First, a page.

Including third party #[no_mangle] functions in a cdylib

I made a crate that exposes some c-compatible #[no_mangle] functions in its public API. Is there a way to also include those symbols in another crate cdylib?

Here is a project to demonstrate the issue:

Crate a contains two no_mangle functions (make_world and print_world).

Crate b depends on a and re-exports those functions, and adds an additional function (goodbye_world). However, in the generated shared library, the functions from a don't show up.

$ objdump -T a/target/debug/  | grep world
00000000000030c0 g    DF .text  0000000000000303  Base        print_world
0000000000002f20 g    DF .text  000000000000019a  Base        make_world
$ objdump -T b/target/debug/  | grep world
00000000000034a0 g    DF .text  0000000000000086  Base        goodbye_world

So I tried to create wrapper functions around every function from a (see b2 crate). They work like this:

extern crate a;

pub use a::{world_pointer_t};

pub extern "C" fn make_world() -> *mut world_pointer_t {

However, with this approach the C code actually segfaults (see b2/test.c):

$ cd b2
$ cc test.c -L target/debug -l b2 -o test
$ LD_LIBRARY_PATH=target/debug ./test
Test start

From b2 crate:
Output: Goodbye, world!

From a crate:
Segmentation fault (core dumped)

Regarding the general problem of exposing 3rd party functions, is there a better way? This issue looks related:

And regarding the segfault, am I doing something wrong?


And regarding the segfault, am I doing something wrong?

You can turn on core dumping (ulimit -c unlimited), open core dump in gdb and ask gdb to show backtrace - bt, I suppose you see something like:


because of you call no_mangle function, so I suppose linker can not distinguish b2::f and a::f.

@Dushistov ah, of course, you're probably right :slight_smile:

Shouldn't this trigger a compile warning/error, if two #[no_mangle] functions have the same name? I guess it would be worth to open an issue in the rust repository...

Sometimes it is the right thing. For example if you want "hook" libc functions like malloc you can create shared library with function malloc and with LD_PRELOAD= insert it into executable address space.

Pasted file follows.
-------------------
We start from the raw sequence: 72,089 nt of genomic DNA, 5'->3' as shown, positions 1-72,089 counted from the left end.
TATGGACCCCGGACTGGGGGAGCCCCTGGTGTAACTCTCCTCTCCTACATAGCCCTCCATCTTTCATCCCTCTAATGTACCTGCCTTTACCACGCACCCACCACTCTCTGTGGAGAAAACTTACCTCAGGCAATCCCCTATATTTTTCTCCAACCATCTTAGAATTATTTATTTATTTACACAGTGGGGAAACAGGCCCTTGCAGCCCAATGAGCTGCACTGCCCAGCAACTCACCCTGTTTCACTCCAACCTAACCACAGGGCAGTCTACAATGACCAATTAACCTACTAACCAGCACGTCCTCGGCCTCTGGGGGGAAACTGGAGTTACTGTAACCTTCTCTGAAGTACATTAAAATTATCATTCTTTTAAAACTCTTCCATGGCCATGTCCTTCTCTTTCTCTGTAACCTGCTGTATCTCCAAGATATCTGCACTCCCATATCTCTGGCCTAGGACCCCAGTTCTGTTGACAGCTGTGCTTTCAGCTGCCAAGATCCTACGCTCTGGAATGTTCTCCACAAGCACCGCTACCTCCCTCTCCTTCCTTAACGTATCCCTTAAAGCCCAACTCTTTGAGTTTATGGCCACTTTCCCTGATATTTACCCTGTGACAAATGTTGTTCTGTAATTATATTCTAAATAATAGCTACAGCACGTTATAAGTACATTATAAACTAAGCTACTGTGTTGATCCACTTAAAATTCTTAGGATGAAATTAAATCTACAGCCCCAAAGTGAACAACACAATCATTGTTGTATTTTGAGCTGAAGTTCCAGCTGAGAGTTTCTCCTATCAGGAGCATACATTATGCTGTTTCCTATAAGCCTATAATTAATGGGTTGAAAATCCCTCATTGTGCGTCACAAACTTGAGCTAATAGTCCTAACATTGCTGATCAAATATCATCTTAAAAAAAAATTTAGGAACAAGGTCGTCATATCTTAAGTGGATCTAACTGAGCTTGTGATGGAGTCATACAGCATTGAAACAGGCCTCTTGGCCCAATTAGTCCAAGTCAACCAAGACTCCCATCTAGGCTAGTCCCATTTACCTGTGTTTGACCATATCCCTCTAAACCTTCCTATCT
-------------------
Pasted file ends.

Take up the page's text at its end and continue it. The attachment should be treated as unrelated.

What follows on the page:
For example in your case, in bX library you can write:

pub extern "C" fn make_world() -> *mut world_pointer_t {
    type MakeWorldFunction = extern "C" fn() -> *mut world_pointer_t;
    let p = unsafe { dlsym(RTLD_NEXT, swig_c_str!("make_world")) };
    let p: MakeWorldFunction = unsafe { mem::transmute(p) };

and then run your test code with:

LD_PRELOAD=full/path/to/ ./test

and at least call of make_world it should pass without crash.

I see.

Anyways, this problem would not even occur if I would find a way to expose 3rd party crate no_mangle functions into my .so file... @Dushistov do you know of a way to get that working?

In current approach, without fixing issue in rustc that you've mentioned in top post I don't see solution.
But may be you should change the way you are looking at problem.

For example, why you need reexport symbols, if you build,
you can just link it to test executable?

Or for example, why you need make_world to be extern "C" + no_mangle in crate a?

If you make make_world normal function in crate a,
and in crate b you create extern "C" + no_mangle make_world that call a::make_world, then optimizaer should take care about this.
And your code should be as effective as you reexport a::make_world without calling it.

The problem is that if I build both liba and libb in parallel, both bring along the rust stdlib leading to name conflicts during linking, right?

That's actually a good point, thanks! :slight_smile:

I never try, but I think this should not be the problem.
All symbols that you not define as pub explicity should be hidden
and not visible outside of cdylib.